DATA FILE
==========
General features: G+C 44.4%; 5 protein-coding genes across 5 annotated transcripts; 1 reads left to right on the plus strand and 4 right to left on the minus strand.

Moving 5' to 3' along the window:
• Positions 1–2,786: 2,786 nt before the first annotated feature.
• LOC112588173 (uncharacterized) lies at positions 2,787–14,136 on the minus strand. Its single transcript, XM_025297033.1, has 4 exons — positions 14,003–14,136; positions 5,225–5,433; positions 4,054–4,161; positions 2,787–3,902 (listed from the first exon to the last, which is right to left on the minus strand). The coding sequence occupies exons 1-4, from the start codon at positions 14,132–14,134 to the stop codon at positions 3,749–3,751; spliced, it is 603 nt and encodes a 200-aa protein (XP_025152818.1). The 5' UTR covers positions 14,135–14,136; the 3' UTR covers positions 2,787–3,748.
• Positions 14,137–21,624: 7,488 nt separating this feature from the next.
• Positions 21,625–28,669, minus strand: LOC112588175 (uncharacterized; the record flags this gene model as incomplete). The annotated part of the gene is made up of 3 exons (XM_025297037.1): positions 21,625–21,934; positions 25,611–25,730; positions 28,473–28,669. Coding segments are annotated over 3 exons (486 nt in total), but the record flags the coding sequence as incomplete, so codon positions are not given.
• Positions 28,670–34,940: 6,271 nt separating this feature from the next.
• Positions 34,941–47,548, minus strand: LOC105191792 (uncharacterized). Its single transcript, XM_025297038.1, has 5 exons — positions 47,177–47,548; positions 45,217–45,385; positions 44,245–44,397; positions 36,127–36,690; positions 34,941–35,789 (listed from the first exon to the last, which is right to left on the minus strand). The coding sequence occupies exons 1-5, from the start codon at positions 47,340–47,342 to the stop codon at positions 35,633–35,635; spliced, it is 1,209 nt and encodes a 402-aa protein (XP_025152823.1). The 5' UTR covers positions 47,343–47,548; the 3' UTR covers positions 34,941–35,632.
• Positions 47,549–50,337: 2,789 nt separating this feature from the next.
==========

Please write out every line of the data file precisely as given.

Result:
General features: G+C 44.4%; 5 protein-coding genes across 5 annotated transcripts; 1 reads left to right on the plus strand and 4 right to left on the minus strand.

Moving 5' to 3' along the window:
• Positions 1–2,786: 2,786 nt before the first annotated feature.
• LOC112588173 (uncharacterized) lies at positions 2,787–14,136 on the minus strand. Its single transcript, XM_025297033.1, has 4 exons — positions 14,003–14,136; positions 5,225–5,433; positions 4,054–4,161; positions 2,787–3,902 (listed from the first exon to the last, which is right to left on the minus strand). The coding sequence occupies exons 1-4, from the start codon at positions 14,132–14,134 to the stop codon at positions 3,749–3,751; spliced, it is 603 nt and encodes a 200-aa protein (XP_025152818.1). The 5' UTR covers positions 14,135–14,136; the 3' UTR covers positions 2,787–3,748.
• Positions 14,137–21,624: 7,488 nt separating this feature from the next.
• Positions 21,625–28,669, minus strand: LOC112588175 (uncharacterized; the record flags this gene model as incomplete). The annotated part of the gene is made up of 3 exons (XM_025297037.1): positions 21,625–21,934; positions 25,611–25,730; positions 28,473–28,669. Coding segments are annotated over 3 exons (486 nt in total), but the record flags the coding sequence as incomplete, so codon positions are not given.
• Positions 28,670–34,940: 6,271 nt separating this feature from the next.
• Positions 34,941–47,548, minus strand: LOC105191792 (uncharacterized). Its single transcript, XM_025297038.1, has 5 exons — positions 47,177–47,548; positions 45,217–45,385; positions 44,245–44,397; positions 36,127–36,690; positions 34,941–35,789 (listed from the first exon to the last, which is right to left on the minus strand). The coding sequence occupies exons 1-5, from the start codon at positions 47,340–47,342 to the stop codon at positions 35,633–35,635; spliced, it is 1,209 nt and encodes a 402-aa protein (XP_025152823.1). The 5' UTR covers positions 47,343–47,548; the 3' UTR covers positions 34,941–35,632.
• Positions 47,549–50,337: 2,789 nt separating this feature from the next.